Comparison of the percentage of apoptotic cells (mean ± SD) in the ONL of the control and saline groups with the pegaptanib sodium-injected groups. G7: 0.15 mg /day 14; G8: 0.3 mg/day 14; G9: 0.6 mg/day 14; G10: 0.15/one injection, 90 day; and G11: 0.15 mg/three-injection, 90 days. *Statistically significant when compared to the saline-injection group (P ≤ 0.05).
Figure 5.
 
Comparison of the percentage of apoptotic cells (mean ± SD) in the ONL of the control and saline groups with the pegaptanib sodium-injected groups. G7: 0.15 mg /day 14; G8: 0.3 mg/day 14; G9: 0.6 mg/day 14; G10: 0.15/one injection, 90 day; and G11: 0.15 mg/three-injection, 90 days. *Statistically significant when compared to the saline-injection group (P ≤ 0.05).
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Figure 1.
 
Caspase-3 immunostaining in all groups. (A) Negative control. (B) Antibody labeling was detected along the inner plexiform layer (IPL) and the inner and outer limiting membranes (ILM/OLM) in the saline-injection groups. (CE) Caspase-3–positive immunostaining in the bevacizumab group. A staining pattern similar to that in the saline group was observed in the IPL. However, positive staining was detected in the outer plexiform layer (OPL) and photoreceptor cell layer (PCL). No differences in staining intensity were detected between the groups. (FH) Caspase-3–positive staining in the pegaptanib sodium group. Antibody labeling was observed along the ILM, OLM, IPL, OPL, and PCL in retina. Bev, bevacizumab; Peg, pegaptanib sodium.
Figure 1.
 
Caspase-3 immunostaining in all groups. (A) Negative control. (B) Antibody labeling was detected along the inner plexiform layer (IPL) and the inner and outer limiting membranes (ILM/OLM) in the saline-injection groups. (CE) Caspase-3–positive immunostaining in the bevacizumab group. A staining pattern similar to that in the saline group was observed in the IPL. However, positive staining was detected in the outer plexiform layer (OPL) and photoreceptor cell layer (PCL). No differences in staining intensity were detected between the groups. (FH) Caspase-3–positive staining in the pegaptanib sodium group. Antibody labeling was observed along the ILM, OLM, IPL, OPL, and PCL in retina. Bev, bevacizumab; Peg, pegaptanib sodium.
Figure 2.
 
Detection of apoptotic cells by TUNEL staining. (A) Sham control. (B) Positive staining was observed in ganglion cell layer (GCL) and inner nuclear layer (INL) in the saline-injection group. (CF) Apoptosis in the bevacizumab groups. Apoptosis was seen in the GCL, INL and ONL. An evident increase in apoptotic staining in ONL was seen in groups 4 and 6 (2.5 mg /day14 and 0.625 mg/ 3-injection groups). (GJ) Apoptosis in the pegaptanib sodium group. TUNEL-positive staining was detected in GCL, INL, and ONL. (F, J) TUNEL+methyl green staining in groups 6 and 11. Bev, bevacizumab; Peg, pegaptanib sodium.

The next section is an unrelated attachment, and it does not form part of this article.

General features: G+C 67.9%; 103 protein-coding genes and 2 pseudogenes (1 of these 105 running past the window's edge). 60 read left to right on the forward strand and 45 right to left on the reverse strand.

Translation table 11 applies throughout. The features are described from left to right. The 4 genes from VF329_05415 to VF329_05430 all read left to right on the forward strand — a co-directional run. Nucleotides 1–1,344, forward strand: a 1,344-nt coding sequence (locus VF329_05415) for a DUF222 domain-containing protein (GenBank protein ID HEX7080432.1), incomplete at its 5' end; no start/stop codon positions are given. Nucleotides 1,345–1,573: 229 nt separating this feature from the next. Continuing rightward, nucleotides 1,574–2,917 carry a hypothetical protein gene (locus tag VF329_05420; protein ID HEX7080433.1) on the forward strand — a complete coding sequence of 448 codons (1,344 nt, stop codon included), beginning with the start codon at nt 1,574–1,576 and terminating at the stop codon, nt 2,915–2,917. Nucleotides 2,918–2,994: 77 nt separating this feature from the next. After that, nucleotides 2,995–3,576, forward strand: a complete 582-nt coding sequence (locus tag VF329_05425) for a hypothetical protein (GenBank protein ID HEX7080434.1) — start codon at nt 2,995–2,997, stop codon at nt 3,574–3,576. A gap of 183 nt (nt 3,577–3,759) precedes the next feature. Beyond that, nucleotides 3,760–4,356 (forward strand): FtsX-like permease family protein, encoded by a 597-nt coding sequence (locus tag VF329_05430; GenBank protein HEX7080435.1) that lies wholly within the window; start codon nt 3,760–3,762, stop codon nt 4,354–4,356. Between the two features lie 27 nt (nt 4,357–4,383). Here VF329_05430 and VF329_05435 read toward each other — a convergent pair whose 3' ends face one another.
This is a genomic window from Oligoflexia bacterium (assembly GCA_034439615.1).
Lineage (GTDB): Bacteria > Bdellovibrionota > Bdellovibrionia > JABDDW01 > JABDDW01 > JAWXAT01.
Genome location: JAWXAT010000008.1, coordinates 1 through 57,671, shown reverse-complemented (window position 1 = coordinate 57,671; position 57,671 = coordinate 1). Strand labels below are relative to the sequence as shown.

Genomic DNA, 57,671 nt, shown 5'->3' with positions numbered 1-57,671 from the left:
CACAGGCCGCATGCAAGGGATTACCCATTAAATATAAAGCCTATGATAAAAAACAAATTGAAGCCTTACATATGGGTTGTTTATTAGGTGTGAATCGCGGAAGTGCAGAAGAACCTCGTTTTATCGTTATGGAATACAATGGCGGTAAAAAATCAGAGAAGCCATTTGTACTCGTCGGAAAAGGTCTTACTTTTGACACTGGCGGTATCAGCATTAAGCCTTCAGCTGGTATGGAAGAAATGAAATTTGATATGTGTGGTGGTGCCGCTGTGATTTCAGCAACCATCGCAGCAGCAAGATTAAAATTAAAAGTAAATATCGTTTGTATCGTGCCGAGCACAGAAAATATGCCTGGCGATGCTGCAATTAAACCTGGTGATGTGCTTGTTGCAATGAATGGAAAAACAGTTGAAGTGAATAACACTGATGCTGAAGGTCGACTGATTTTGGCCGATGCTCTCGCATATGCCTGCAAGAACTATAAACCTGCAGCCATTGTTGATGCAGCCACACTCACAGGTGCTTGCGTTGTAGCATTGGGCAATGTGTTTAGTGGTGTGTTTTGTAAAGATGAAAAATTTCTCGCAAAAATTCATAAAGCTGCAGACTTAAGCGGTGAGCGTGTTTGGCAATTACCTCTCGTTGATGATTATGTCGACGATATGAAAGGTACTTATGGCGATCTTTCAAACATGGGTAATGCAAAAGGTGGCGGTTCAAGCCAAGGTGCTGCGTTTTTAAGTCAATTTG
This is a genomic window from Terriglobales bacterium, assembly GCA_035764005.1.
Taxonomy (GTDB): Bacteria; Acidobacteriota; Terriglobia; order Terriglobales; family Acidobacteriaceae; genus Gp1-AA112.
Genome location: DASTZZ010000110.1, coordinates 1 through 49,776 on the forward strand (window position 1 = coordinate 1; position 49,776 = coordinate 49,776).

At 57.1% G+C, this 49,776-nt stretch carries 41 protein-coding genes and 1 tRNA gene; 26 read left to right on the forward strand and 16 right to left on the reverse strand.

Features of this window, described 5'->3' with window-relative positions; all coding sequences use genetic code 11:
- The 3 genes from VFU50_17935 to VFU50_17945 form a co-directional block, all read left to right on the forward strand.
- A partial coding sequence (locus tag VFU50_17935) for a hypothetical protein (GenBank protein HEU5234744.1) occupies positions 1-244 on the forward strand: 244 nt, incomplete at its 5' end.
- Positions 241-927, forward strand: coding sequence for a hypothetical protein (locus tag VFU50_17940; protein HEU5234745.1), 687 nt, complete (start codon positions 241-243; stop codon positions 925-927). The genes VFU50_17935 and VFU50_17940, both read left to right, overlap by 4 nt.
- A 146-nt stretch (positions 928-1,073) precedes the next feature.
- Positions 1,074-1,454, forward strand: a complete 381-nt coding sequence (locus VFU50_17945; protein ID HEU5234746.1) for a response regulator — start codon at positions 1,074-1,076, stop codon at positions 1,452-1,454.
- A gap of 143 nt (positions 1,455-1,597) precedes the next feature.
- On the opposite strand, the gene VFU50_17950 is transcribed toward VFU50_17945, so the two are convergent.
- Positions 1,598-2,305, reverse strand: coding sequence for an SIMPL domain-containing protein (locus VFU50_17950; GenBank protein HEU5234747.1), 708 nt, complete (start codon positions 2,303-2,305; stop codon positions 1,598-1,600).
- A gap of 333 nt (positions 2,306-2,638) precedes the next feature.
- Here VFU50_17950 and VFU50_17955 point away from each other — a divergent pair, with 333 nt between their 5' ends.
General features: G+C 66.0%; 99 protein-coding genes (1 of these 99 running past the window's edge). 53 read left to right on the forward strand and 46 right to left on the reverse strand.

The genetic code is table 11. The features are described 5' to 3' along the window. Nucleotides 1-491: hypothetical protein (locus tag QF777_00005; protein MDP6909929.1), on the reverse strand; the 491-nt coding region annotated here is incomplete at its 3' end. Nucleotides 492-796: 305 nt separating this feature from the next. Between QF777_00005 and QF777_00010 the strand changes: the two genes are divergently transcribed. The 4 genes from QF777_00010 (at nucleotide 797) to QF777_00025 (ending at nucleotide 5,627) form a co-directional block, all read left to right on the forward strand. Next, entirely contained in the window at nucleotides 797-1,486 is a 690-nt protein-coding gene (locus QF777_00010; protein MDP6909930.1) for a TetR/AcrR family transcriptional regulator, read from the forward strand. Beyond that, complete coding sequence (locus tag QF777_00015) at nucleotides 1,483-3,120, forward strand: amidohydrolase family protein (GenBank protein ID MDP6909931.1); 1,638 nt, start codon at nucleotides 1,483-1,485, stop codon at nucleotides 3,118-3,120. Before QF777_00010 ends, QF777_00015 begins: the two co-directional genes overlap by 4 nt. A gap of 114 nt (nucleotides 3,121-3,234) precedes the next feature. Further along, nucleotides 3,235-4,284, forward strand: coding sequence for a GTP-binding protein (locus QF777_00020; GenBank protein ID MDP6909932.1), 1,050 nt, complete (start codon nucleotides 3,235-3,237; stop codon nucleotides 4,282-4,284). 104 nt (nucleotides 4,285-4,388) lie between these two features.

Figure 2.
 
Detection of apoptotic cells by TUNEL staining. (A) Sham control. (B) Positive staining was observed in ganglion cell layer (GCL) and inner nuclear layer (INL) in the saline-injection group. (CF) Apoptosis in the bevacizumab groups. Apoptosis was seen in the GCL, INL and ONL. An evident increase in apoptotic staining in ONL was seen in groups 4 and 6 (2.5 mg /day14 and 0.625 mg/ 3-injection groups). (GJ) Apoptosis in the pegaptanib sodium group. TUNEL-positive staining was detected in GCL, INL, and ONL. (F, J) TUNEL+methyl green staining in groups 6 and 11. Bev, bevacizumab; Peg, pegaptanib sodium.
Figure 3.
 
The distribution of apoptotic cells in the ONL for all groups (median cell count in box-and-whisker format). Bevacizumab-treated groups: 1: 0.25 mg /day14; 2: 0.625 mg/day 14; 3: 1.25 mg/day14; 4: 2.5 mg/day14; 5: 0.625/one injection, 90 days; and 6: 0.625 mg/three injections, 90 days. Pegaptanib sodium treated groups: 7: 0.15 mg/day14; 8: 0.3 mg/day 14; 9: 0.6 mg/day 14; 10: 0.15/one injection, 90 days; and 11: 0.15 mg/3 injections, 90 days; group 12: saline control; and group 13: sham control.
Figure 3.
 
The distribution of apoptotic cells in the ONL for all groups (median cell count in box-and-whisker format). Bevacizumab-treated groups: 1: 0.25 mg /day14; 2: 0.625 mg/day 14; 3: 1.25 mg/day14; 4: 2.5 mg/day14; 5: 0.625/one injection, 90 days; and 6: 0.625 mg/three injections, 90 days. Pegaptanib sodium treated groups: 7: 0.15 mg/day14; 8: 0.3 mg/day 14; 9: 0.6 mg/day 14; 10: 0.15/one injection, 90 days; and 11: 0.15 mg/3 injections, 90 days; group 12: saline control; and group 13: sham control.
Figure 4.
 
Comparison of the percentage of apoptotic cells (mean ± SD) in the ONL of the control and saline-injection groups with the bevacizumab-injected groups. G1: 0.25 mg/day 14; G2: 0.625 mg/day 14; G3: 1.25 mg/day 14; G4: 2.5 mg /day 14; G5: 0.625/one injection, 90 days; and G6: 0.625 mg/three injections, 90 days. *Statistically significant when compared to the saline-injection group (P ≤ 0.05).
Figure 4.
 
Comparison of the percentage of apoptotic cells (mean ± SD) in the ONL of the control and saline-injection groups with the bevacizumab-injected groups. G1: 0.25 mg/day 14; G2: 0.625 mg/day 14; G3: 1.25 mg/day 14; G4: 2.5 mg /day 14; G5: 0.625/one injection, 90 days; and G6: 0.625 mg/three injections, 90 days. *Statistically significant when compared to the saline-injection group (P ≤ 0.05).
Figure 5.
 
Comparison of the percentage of apoptotic cells (mean ± SD) in the ONL of the control and saline groups with the pegaptanib sodium-injected groups. G7: 0.15 mg /day 14; G8: 0.3 mg/day 14; G9: 0.6 mg/day 14; G10: 0.15/one injection, 90 day; and G11: 0.15 mg/three-injection, 90 days. *Statistically significant when compared to the saline-injection group (P ≤ 0.05).
Figure 5.
 
Comparison of the percentage of apoptotic cells (mean ± SD) in the ONL of the control and saline groups with the pegaptanib sodium-injected groups. G7: 0.15 mg /day 14; G8: 0.3 mg/day 14; G9: 0.6 mg/day 14; G10: 0.15/one injection, 90 day; and G11: 0.15 mg/three-injection, 90 days. *Statistically significant when compared to the saline-injection group (P ≤ 0.05).
Table 1.
 
Treatment Groups
Table 1.
 
Treatment Groups
Bevacizumab (25 mg/mL) Pegaptanib Sodium (3.47 mg/mL) Saline Control
Groups Dose (mg/μL) Groups Dose (mg/μL) Group Dose Group Dose
1 (day 14) 0.25/10 7 (day 14) 0.15/45 12 50 μL 13 None
2 (day 14) 0.625/25 8 (day 14) 0.3/90
3 (day 14) 1.25/50 9 (day 14) 0.6/180
4 (day 14) 2.5/100 10 (month 3) 0.15/45
5 (month 3) 0.625/25 11 (month 3) 0.15/45 × 3
6 (month 3) 0.625/25 × 3
×
×